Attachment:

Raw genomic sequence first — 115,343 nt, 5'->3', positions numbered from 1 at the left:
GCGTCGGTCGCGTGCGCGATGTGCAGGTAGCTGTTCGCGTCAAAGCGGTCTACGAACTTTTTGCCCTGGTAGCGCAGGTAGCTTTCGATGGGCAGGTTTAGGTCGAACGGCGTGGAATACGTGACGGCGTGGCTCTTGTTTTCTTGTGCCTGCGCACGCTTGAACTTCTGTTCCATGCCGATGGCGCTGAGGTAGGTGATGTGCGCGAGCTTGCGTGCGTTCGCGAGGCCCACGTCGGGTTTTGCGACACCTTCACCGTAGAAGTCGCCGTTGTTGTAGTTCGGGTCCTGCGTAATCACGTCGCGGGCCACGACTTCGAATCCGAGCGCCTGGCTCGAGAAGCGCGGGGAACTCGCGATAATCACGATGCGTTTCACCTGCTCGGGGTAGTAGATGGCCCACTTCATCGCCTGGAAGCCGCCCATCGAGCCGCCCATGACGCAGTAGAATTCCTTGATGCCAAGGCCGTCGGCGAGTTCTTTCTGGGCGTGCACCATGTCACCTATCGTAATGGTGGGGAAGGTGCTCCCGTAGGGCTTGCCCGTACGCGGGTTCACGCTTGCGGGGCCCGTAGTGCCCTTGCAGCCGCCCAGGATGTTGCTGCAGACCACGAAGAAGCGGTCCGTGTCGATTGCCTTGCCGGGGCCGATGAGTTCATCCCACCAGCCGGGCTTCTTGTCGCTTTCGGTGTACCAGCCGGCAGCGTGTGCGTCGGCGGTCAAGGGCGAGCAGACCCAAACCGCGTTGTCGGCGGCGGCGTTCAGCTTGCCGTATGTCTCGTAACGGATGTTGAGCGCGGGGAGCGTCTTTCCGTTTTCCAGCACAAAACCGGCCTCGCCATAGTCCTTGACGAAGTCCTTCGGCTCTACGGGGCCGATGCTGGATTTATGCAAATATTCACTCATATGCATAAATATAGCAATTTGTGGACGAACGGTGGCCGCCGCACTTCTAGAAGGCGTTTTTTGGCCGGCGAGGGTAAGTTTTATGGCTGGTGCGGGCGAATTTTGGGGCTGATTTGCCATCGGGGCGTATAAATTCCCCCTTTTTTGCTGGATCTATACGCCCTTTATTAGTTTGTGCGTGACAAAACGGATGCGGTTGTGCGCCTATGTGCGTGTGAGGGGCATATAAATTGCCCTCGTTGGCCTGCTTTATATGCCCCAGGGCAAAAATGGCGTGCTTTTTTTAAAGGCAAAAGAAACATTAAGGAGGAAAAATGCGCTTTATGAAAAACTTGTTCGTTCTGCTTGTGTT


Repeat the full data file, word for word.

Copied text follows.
Raw genomic sequence first — 115,343 nt, 5'->3', positions numbered from 1 at the left:
GCGTCGGTCGCGTGCGCGATGTGCAGGTAGCTGTTCGCGTCAAAGCGGTCTACGAACTTTTTGCCCTGGTAGCGCAGGTAGCTTTCGATGGGCAGGTTTAGGTCGAACGGCGTGGAATACGTGACGGCGTGGCTCTTGTTTTCTTGTGCCTGCGCACGCTTGAACTTCTGTTCCATGCCGATGGCGCTGAGGTAGGTGATGTGCGCGAGCTTGCGTGCGTTCGCGAGGCCCACGTCGGGTTTTGCGACACCTTCACCGTAGAAGTCGCCGTTGTTGTAGTTCGGGTCCTGCGTAATCACGTCGCGGGCCACGACTTCGAATCCGAGCGCCTGGCTCGAGAAGCGCGGGGAACTCGCGATAATCACGATGCGTTTCACCTGCTCGGGGTAGTAGATGGCCCACTTCATCGCCTGGAAGCCGCCCATCGAGCCGCCCATGACGCAGTAGAATTCCTTGATGCCAAGGCCGTCGGCGAGTTCTTTCTGGGCGTGCACCATGTCACCTATCGTAATGGTGGGGAAGGTGCTCCCGTAGGGCTTGCCCGTACGCGGGTTCACGCTTGCGGGGCCCGTAGTGCCCTTGCAGCCGCCCAGGATGTTGCTGCAGACCACGAAGAAGCGGTCCGTGTCGATTGCCTTGCCGGGGCCGATGAGTTCATCCCACCAGCCGGGCTTCTTGTCGCTTTCGGTGTACCAGCCGGCAGCGTGTGCGTCGGCGGTCAAGGGCGAGCAGACCCAAACCGCGTTGTCGGCGGCGGCGTTCAGCTTGCCGTATGTCTCGTAACGGATGTTGAGCGCGGGGAGCGTCTTTCCGTTTTCCAGCACAAAACCGGCCTCGCCATAGTCCTTGACGAAGTCCTTCGGCTCTACGGGGCCGATGCTGGATTTATGCAAATATTCACTCATATGCATAAATATAGCAATTTGTGGACGAACGGTGGCCGCCGCACTTCTAGAAGGCGTTTTTTGGCCGGCGAGGGTAAGTTTTATGGCTGGTGCGGGCGAATTTTGGGGCTGATTTGCCATCGGGGCGTATAAATTCCCCCTTTTTTGCTGGATCTATACGCCCTTTATTAGTTTGTGCGTGACAAAACGGATGCGGTTGTGCGCCTATGTGCGTGTGAGGGGCATATAAATTGCCCTCGTTGGCCTGCTTTATATGCCCCAGGGCAAAAATGGCGTGCTTTTTTTAAAGGCAAAAGAAACATTAAGGAGGAAAAATGCGCTTTATGAAAAACTTGTTCGTTCTGCTTGTGTT